So, I went to an Academic Leadership Workshop. If you are interested in leadership at all or think you might want to run your department or college, I highly suggest going to something like this. The workshop was short, as these things go. It was about two jam-packed days. It was really informative and interesting. After attending, I really want to move into more leadership in various ways at my university. Here are some things we did that I thought were excellent about the conference.
- Types of leadership roles. When people think about academic leadership, they immediately think of being dean or provost, but there are many types of leadership roles. One thing I liked about the workshop I went to was that it discussed being a chair, dean, provost, chancellor, etc. But, it also talked about being the lead on a center grant within your institution or a multi-instiutional center. Further, there are a lot of leadership skills you need just to run your group, or lead a committee within a department. We talked about all these types of leadership roles and how leadership skills are important for all of them.
- Workshopping. A lot of “workshops” say they are workshops, when really they are just panels or lectures. This workshop actually allowed us to “work.” We were split into different groups and each group was assigned a different academic leadership role. My group was all people who would be applying for multi-institutional center grants. Other groups were people applying for chair positions at other schools (outside hires), dean positions, and provost positions. This part was really hard, which is to say that I learned a lot. The experts who were helping us were really good at pushing us to shore up our deficiencies in our proposals and hone our messages. It was pretty cool. We also had a lot of group work discussions about difficult situations and conversations revolving around making choices with your time, development (gift giving), and difficult conversations that leaders often have.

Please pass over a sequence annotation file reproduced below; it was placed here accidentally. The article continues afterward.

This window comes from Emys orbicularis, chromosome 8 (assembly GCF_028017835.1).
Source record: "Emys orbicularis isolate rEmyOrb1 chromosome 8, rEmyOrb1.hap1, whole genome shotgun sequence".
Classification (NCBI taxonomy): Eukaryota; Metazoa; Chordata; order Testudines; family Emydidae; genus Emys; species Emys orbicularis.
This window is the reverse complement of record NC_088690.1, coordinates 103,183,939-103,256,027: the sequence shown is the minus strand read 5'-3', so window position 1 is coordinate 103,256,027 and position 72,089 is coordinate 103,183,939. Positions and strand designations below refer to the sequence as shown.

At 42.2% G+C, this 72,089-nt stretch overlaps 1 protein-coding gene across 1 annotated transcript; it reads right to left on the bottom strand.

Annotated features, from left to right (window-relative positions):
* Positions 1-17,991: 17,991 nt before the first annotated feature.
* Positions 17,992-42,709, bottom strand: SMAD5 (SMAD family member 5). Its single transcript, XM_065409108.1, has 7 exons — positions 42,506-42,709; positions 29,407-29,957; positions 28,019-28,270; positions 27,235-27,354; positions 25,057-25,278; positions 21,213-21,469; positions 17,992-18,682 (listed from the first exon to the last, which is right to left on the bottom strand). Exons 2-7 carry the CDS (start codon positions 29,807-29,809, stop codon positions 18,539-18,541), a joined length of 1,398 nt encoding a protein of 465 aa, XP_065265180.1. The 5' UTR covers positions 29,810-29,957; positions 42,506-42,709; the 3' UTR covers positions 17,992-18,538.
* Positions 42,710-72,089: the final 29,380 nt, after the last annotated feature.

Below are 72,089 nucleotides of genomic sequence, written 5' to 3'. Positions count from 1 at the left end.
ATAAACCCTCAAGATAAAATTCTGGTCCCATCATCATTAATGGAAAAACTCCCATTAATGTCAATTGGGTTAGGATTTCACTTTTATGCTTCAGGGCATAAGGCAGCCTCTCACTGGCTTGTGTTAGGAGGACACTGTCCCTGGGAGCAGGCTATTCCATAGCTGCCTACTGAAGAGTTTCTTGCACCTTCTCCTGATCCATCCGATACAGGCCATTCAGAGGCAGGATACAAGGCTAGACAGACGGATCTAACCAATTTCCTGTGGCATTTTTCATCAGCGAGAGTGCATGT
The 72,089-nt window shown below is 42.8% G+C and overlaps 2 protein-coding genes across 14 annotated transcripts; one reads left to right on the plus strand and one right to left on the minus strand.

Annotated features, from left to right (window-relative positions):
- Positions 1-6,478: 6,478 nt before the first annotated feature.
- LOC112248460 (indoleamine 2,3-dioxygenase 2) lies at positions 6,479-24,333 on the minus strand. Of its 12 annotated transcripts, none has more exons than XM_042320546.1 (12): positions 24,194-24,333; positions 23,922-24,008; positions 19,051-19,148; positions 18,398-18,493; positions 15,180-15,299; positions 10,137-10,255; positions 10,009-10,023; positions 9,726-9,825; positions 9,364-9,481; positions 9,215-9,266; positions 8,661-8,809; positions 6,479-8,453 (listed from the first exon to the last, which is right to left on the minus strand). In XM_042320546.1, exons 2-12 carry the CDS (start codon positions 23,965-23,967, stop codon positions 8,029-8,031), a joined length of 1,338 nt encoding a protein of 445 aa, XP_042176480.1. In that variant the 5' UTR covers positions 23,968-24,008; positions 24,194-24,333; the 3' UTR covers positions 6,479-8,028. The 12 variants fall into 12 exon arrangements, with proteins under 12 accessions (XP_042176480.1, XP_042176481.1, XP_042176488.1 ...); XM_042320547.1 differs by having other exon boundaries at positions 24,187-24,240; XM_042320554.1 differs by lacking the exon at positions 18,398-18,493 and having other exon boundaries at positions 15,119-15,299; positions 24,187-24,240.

- Expert Panels. Just because we did a lot of workshopping doesn’t mean their weren’t panels. The panelists were pretty awesome. Some of the most important things I learned included: 1. Being an academic leader means you can help enable more science on a broader level than just doing science yourself. 2. You can have a life and be an academic leader. 3. You should maintain your research as an academic leader because then you will always have your research career to “fall back on.” 4. With more responsibility comes even more freedom to choose your own schedule.
- 360 Evaluation. Perhaps the most important and informative part of the workshop was the 360 evaluation of my leadership skills. If you haven’t heard of this, a 360 is where you ask people above, below, and at your peer level questions about your management and leadership style. They answer questions, and these questions address specific leadership style attributes. The interesting thing is that you don’t have to be good at every one of the 16 attributes to be a great leader – you only need to be good at 5/16 attributes. If you are not strong in 5 regions, you can work on complimentary strengths to get stronger as a leader overall. Finally, there isn’t one way to be a good leader. Perhaps people realize that now after seeing successful leaders of various types in popular culture. The interesting part of this exercise was to discover that I am a pretty good leader, and to understand what else I need to work on to continue to mature and become an excellent leader.
So, over the next few months, I will likely share more from this workshop. I won’t be able to capture all the excitement and enthusiasm that the experts gave, which really sold academic leadership for me, but I hope to communicate some of these ideas to help you become a great leader of your research group or departmental committee. To get an email every time I post, push the +Follow button.